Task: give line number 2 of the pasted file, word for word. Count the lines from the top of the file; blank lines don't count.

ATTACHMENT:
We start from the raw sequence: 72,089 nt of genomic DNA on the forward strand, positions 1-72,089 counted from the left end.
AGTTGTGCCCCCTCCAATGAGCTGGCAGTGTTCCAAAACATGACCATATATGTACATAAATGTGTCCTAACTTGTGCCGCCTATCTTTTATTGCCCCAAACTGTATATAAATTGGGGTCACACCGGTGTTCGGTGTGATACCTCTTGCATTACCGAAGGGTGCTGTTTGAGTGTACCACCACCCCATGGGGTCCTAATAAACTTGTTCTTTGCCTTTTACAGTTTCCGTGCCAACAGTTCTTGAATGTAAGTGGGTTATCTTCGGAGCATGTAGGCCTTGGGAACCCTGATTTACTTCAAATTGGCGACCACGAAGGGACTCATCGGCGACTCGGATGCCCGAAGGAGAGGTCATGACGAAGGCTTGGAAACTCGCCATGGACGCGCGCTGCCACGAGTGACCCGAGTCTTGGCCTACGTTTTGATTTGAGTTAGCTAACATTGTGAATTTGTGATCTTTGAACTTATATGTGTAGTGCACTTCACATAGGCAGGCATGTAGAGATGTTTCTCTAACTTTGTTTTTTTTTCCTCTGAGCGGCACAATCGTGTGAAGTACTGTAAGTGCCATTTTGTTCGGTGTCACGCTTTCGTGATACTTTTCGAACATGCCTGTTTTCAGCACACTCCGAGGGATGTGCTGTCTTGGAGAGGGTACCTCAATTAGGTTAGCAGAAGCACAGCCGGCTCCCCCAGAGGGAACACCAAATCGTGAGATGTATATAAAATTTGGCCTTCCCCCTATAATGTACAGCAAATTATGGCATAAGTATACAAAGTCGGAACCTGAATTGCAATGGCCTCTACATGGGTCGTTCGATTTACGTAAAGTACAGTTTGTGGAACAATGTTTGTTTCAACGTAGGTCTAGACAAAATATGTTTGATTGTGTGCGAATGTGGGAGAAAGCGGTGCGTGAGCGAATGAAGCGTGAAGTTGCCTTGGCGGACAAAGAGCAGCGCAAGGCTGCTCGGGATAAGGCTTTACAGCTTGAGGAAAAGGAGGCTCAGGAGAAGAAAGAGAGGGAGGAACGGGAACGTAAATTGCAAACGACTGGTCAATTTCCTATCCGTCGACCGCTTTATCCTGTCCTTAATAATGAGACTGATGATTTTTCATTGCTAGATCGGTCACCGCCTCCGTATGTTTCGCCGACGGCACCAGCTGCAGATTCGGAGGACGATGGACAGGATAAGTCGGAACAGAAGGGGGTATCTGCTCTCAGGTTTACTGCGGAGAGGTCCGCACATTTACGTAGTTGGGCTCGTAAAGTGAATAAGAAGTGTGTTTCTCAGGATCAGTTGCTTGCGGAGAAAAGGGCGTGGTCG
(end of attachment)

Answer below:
AGTTGTGCCCCCTCCAATGAGCTGGCAGTGTTCCAAAACATGACCATATATGTACATAAATGTGTCCTAACTTGTGCCGCCTATCTTTTATTGCCCCAAACTGTATATAAATTGGGGTCACACCGGTGTTCGGTGTGATACCTCTTGCATTACCGAAGGGTGCTGTTTGAGTGTACCACCACCCCATGGGGTCCTAATAAACTTGTTCTTTGCCTTTTACAGTTTCCGTGCCAACAGTTCTTGAATGTAAGTGGGTTATCTTCGGAGCATGTAGGCCTTGGGAACCCTGATTTACTTCAAATTGGCGACCACGAAGGGACTCATCGGCGACTCGGATGCCCGAAGGAGAGGTCATGACGAAGGCTTGGAAACTCGCCATGGACGCGCGCTGCCACGAGTGACCCGAGTCTTGGCCTACGTTTTGATTTGAGTTAGCTAACATTGTGAATTTGTGATCTTTGAACTTATATGTGTAGTGCACTTCACATAGGCAGGCATGTAGAGATGTTTCTCTAACTTTGTTTTTTTTTCCTCTGAGCGGCACAATCGTGTGAAGTACTGTAAGTGCCATTTTGTTCGGTGTCACGCTTTCGTGATACTTTTCGAACATGCCTGTTTTCAGCACACTCCGAGGGATGTGCTGTCTTGGAGAGGGTACCTCAATTAGGTTAGCAGAAGCACAGCCGGCTCCCCCAGAGGGAACACCAAATCGTGAGATGTATATAAAATTTGGCCTTCCCCCTATAATGTACAGCAAATTATGGCATAAGTATACAAAGTCGGAACCTGAATTGCAATGGCCTCTACATGGGTCGTTCGATTTACGTAAAGTACAGTTTGTGGAACAATGTTTGTTTCAACGTAGGTCTAGACAAAATATGTTTGATTGTGTGCGAATGTGGGAGAAAGCGGTGCGTGAGCGAATGAAGCGTGAAGTTGCCTTGGCGGACAAAGAGCAGCGCAAGGCTGCTCGGGATAAGGCTTTACAGCTTGAGGAAAAGGAGGCTCAGGAGAAGAAAGAGAGGGAGGAACGGGAACGTAAATTGCAAACGACTGGTCAATTTCCTATCCGTCGACCGCTTTATCCTGTCCTTAATAATGAGACTGATGATTTTTCATTGCTAGATCGGTCACCGCCTCCGTATGTTTCGCCGACGGCACCAGCTGCAGATTCGGAGGACGATGGACAGGATAAGTCGGAACAGAAGGGGGTATCTGCTCTCAGGTTTACTGCGGAGAGGTCCGCACATTTACGTAGTTGGGCTCGTAAAGTGAATAAGAAGTGTGTTTCTCAGGATCAGTTGCTTGCGGAGAAAAGGGCGTGGTCG